Friday 9th November.
The evening was taken up with a dance in the FIDF hall hosted by the Royal British Legion. Once again there was a huge turn out of both veterans and islanders and a great time was had with many friendships being forged.
Saturday 10th November.
Once we had been pulled out it became clear from the number of other radio calls for help that the ground was defeating even the most experienced drivers so we abandoned the idea of going further into the mountains and made our way down to Fitzroy. This is a really beautiful and peaceful place with a number of memorials set around the cove where the survivors from RFA Sir Galahad and RFA Sir Tristram were brought ashore. The weather whilst we were there was bright and sunny with clear skies, just as it was on 8th June 1982 which really showed up just how visible the ships were to the Argentine positions in the high ground that surrounds the area. Once again we were able to spend as long as we needed to reflect on the events that unfolded here and to commemorate those that died.
That evening we all met up at Government House for a group photograph before the local school choir gave us a rendition of ‘Someone waits for me’ which is the song sung by the young lady during the Falklands March in London in June. This is a very moving song, made even more poignant by the location, and once again many of us found ourselves shedding a tear, not bad for a bunch of rough, tough war veterans hey. After this we formed up and marched along the seafront to the 1982 memorial for an evening Remembrance ceremony. One moment of light relief during this moving service was provided at the expense of the RAF. Having learned that it was not a good idea to have fast jets flying over a group of 250 veterans without prior warning the organisers announced that, hopefully, two Tornados would fly past over the harbour at low level. As we waited for the aircraft to appear two large seagulls took off from near Government House and made their way along the sea front in perfect formation, flying past us to howls of laughter and jokes about defence cuts and the fact that the Red Sparrows had really let themselves go. Once the Remembrance ceremony was completed we marched off along the front to Victory Green where we presented two benches to the islanders as a thank you for all their efforts in helping to make this pilgrimage such a success. At the conclusion of this the former RSM from 2 Para who was in charge of the parade gave the best command I have ever heard – “Veterans, to the nearest public house, fall out”. Needless to say we all followed his order and spent the rest of the night enjoying the various local hostelries.
Sunday 11th November.
After the service at the cross and the two minute silence we made our way down to Memorial Wood which is an area of land set aside for a wood with a tree being dedicated to everyone, both task force members and islanders, who lost their lives during the conflict. This is a fairly new idea and the trees are still small and trying to get established but it is really a great venture and should only get better as the trees become more established and is a great way to remember those that paid the ultimate price. After this we made our way up to the FIDF hall for a very welcome curry lunch provided by the Army caterers, which was very well received and very warming.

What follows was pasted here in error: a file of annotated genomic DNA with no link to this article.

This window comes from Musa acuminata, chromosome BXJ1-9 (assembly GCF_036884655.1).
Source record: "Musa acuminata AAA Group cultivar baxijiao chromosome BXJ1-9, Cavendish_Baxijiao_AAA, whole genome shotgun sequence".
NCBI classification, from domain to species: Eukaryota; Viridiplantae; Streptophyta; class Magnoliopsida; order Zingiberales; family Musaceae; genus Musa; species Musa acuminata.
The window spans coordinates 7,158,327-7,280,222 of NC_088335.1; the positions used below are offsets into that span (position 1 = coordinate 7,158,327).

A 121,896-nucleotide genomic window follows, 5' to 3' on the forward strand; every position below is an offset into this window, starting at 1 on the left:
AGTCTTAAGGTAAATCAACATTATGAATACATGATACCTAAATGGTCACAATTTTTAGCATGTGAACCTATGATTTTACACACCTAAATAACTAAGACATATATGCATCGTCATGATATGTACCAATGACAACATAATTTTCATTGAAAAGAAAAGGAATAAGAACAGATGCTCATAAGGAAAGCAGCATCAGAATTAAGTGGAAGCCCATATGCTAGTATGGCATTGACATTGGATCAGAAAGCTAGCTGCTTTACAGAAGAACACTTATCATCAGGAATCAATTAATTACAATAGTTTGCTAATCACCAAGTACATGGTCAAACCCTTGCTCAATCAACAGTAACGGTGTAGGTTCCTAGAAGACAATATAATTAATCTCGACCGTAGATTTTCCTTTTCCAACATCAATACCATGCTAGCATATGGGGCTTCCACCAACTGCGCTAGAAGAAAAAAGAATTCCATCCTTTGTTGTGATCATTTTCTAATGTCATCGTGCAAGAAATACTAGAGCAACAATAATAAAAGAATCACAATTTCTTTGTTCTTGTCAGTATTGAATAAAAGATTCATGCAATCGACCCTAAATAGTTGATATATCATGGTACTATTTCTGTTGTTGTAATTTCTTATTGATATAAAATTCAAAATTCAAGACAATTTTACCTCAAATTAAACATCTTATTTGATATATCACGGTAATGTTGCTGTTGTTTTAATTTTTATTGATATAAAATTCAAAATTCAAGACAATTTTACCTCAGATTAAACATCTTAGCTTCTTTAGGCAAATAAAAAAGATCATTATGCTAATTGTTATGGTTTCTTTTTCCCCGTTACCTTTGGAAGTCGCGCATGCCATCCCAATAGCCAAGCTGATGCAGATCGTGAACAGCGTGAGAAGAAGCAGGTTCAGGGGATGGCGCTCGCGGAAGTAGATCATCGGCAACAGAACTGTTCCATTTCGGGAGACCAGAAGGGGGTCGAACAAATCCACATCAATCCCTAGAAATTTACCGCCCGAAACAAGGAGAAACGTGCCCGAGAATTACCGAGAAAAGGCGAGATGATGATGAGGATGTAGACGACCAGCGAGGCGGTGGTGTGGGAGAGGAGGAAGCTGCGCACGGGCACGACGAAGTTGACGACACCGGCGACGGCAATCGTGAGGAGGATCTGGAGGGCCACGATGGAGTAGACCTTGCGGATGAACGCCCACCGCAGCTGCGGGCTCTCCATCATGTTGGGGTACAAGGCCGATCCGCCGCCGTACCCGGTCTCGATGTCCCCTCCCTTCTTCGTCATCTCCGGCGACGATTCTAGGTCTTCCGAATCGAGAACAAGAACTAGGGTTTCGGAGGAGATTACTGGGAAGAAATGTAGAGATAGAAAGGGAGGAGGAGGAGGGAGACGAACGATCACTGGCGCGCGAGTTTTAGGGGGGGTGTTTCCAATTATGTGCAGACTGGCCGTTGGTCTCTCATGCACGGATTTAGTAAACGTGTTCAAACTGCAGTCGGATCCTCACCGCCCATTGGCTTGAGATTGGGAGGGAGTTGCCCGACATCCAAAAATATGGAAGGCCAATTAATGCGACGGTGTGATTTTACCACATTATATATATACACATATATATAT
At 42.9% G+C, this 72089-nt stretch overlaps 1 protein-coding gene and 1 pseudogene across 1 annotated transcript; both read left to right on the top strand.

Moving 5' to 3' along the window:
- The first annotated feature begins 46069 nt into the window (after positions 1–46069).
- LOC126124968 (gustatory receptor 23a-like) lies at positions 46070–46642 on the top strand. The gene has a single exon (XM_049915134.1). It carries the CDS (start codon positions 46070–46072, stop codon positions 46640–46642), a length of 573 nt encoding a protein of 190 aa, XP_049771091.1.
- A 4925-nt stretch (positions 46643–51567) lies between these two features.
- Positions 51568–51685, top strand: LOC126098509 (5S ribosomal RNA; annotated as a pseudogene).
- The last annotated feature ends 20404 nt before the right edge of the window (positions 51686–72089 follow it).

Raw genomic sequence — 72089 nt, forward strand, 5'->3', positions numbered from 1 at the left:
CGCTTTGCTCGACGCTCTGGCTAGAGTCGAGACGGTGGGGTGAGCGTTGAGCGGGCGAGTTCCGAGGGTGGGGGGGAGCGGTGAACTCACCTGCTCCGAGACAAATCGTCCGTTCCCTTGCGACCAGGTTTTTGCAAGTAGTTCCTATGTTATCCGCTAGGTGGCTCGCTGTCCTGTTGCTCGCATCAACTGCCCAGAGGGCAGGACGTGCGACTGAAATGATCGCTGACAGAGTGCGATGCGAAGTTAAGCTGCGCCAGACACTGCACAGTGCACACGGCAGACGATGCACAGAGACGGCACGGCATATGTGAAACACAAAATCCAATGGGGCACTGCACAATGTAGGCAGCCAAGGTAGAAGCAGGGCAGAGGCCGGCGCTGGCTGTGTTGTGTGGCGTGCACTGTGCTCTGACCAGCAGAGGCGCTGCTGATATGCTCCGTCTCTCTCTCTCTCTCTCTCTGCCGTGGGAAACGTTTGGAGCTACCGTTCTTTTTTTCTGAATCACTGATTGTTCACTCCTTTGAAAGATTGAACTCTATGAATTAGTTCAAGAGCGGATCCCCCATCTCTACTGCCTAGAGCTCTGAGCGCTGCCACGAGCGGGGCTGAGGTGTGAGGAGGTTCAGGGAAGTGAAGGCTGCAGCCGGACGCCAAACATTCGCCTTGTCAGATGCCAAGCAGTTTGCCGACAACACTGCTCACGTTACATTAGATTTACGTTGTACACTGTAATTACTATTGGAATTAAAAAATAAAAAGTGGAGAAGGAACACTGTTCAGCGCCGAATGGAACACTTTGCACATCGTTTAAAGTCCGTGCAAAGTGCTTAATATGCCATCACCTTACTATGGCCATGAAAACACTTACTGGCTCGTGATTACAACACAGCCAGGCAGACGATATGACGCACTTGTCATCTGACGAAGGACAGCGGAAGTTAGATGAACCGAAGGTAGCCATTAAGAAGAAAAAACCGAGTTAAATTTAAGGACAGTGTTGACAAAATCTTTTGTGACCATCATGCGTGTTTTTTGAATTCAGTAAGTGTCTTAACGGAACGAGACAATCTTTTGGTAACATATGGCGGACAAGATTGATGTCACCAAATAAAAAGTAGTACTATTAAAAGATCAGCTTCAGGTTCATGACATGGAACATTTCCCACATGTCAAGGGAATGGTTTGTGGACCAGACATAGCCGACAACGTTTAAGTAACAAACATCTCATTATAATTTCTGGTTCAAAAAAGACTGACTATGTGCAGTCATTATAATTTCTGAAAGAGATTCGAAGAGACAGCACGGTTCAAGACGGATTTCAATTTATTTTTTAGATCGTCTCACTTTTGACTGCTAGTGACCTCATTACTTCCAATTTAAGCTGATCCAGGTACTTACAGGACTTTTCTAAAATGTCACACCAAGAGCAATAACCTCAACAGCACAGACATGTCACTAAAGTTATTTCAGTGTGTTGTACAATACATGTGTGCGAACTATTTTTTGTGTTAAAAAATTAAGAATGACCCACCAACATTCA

The rest of the day was our own so my hosts very kindly took me out to the MV Atlantic Conveyor memorial which is situated at Cape Pembroke which is the most easterly point on the island and is therefore as close as possible to the point where she lies. This memorial is a ships propeller set overlooking the ocean with the ships name cut out of the top of two of the blades. Considering our involvement in the attack on 25th May this was one place I really wanted to see so that I could offer my condolences on behalf of all our crew to those that lost their lives that day and are buried at sea.
Monday 12th November.
After making our way back into Stanley we again all met up at the FIDF hall for an evening reception to say thanks to all the islanders. Once again this event was really well supported with everyone dancing and singing into the night.
The flight home did not go without a hitch as our aircraft was delayed leaving Rio and so we had a long wait at the terminal. This was eased some what by the RAF giving us a great lunch in the junior rates mess. Once again the forces catering branch did a great job, after all how many restaurants could cope with 250 extra guests arriving with only 30 minutes warning? Once the aircraft was refueled we took our seats for the long haul home with the RAF providing an escort of two Tornados who took up station on either wing tip and gave us some great photo opportunities, better late then never hey lads!
After 4 ½ hours we reached Rio for another refueling stop but once again our departure was delayed by air traffic control with us finally getting airborne just before midnight UK time.
Wednesday 14th November.
As a final note I would just like to express my heartfelt thanks to the Pilgrimage organisers who had worked really hard to pull it all together, your efforts are really appreciated. I would also like to thank the countless number of islanders who had given up their homes as well as their time to make us so welcome. I know that you often say that it is the least you can do after what we did for you in 1982 but the fact remains that we were just doing our jobs. The generosity you all showed us was far more than just repaying a debt and will never be forgotten. Many thanks to you all.